WHAT’S THE PROBLEM?  
 
HCL VersionVault administrators often need to set up access controls on VOB elements to meet their companies’ information security policy.  Operating system groups are a popular way to manage protections: users are assigned to groups, and those groups are used for element access checks. 
 
This works nicely when groups are used for VOB element access control lists (ACLs), introduced in VersionVault 8.0.1, or for UNIX-style mode bit checks based on the VOB element’s group ownership.  However, it only works as long as a single user only needs 16 or fewer groups to access all authorized elements. 

VOB element ACLs can reduce the need for a user to be a member of multiple groups:  instead of having one user with multiple groups accessing elements each with a single group, you configure the ACL to protect elements to be accessible by multiple groups and each user only needs one (or a few) group(s) to access the elements. 
 
For example, a shared component “S” would allow access to the groups representing the teams that consume that component (“A” and “B”) and to the team that maintains the component (“S”).  Then the developers of components A and B only need membership in the respective team-group (A or B), and the developers of the shared component only need membership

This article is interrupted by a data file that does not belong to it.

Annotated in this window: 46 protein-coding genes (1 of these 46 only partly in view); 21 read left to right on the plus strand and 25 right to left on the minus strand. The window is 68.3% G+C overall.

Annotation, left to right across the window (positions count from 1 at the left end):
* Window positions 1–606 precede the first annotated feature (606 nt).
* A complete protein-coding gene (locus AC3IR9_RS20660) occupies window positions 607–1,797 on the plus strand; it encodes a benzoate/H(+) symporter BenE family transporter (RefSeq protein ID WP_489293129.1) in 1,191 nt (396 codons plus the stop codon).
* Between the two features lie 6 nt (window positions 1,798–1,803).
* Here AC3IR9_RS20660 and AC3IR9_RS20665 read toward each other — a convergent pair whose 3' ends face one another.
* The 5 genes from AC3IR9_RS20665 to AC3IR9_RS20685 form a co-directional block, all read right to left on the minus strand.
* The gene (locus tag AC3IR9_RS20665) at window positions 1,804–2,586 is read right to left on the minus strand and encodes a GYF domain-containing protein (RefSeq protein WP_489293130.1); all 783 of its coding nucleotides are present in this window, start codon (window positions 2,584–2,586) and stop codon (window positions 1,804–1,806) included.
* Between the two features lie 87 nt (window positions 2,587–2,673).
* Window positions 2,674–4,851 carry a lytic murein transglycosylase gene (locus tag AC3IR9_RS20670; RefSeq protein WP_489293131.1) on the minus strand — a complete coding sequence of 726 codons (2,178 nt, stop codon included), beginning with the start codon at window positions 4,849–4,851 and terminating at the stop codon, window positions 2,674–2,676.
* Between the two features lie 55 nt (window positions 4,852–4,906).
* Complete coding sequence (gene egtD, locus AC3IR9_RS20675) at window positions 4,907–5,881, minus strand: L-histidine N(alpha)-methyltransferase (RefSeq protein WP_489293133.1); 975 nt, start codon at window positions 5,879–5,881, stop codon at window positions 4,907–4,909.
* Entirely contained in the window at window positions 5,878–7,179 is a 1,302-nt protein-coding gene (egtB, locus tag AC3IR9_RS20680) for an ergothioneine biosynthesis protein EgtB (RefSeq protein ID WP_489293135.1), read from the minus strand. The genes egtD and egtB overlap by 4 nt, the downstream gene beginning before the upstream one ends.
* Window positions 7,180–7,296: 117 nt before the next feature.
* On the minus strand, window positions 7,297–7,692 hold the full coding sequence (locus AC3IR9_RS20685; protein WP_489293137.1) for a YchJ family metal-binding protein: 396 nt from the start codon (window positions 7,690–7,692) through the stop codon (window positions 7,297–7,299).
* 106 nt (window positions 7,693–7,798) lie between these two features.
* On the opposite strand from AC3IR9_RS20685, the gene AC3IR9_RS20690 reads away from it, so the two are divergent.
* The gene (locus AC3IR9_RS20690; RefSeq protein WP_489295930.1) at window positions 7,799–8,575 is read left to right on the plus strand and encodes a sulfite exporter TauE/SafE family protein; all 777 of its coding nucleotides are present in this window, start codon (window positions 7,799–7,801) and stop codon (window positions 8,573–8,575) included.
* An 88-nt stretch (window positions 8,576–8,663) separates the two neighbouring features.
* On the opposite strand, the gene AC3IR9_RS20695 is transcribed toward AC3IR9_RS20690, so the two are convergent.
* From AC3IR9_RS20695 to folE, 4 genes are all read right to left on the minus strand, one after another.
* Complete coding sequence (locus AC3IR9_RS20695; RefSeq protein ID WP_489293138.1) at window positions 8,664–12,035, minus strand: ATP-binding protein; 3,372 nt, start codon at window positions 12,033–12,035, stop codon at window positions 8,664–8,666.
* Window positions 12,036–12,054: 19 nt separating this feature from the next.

in group S. 
 
But some administrators had extra burdens managing their group membership this way: their organization’s security policy was built around separate groups for each component, with users assigned membership in the groups needed for all components their project used. ACLs could solve the problem technically but the management of ACLs to allow multiple groups per element had a higher administrative overhead than using a single group per element. 
 
In the above example, developers for component A need membership in group A and group S; likewise for B developers. 

 
WHAT’S THE SOLUTION?  
 
VersionVault 9.0.0.4 and later support a mode where the group membership of each user is evaluated on the VOB and view server hosts. The idea is similar to behavior supported by NFS servers: the server looks up the user in the operating system’s group membership database, and uses the resulting group list when evaluating access. This works around the former 16-group limit that applies when the client’s group list is sent to the server. 
 
For example, a user in 50 groups will have all 50 groups recognized by the VOB and view. Access checks are evaluated based on those groups.

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Further Reading
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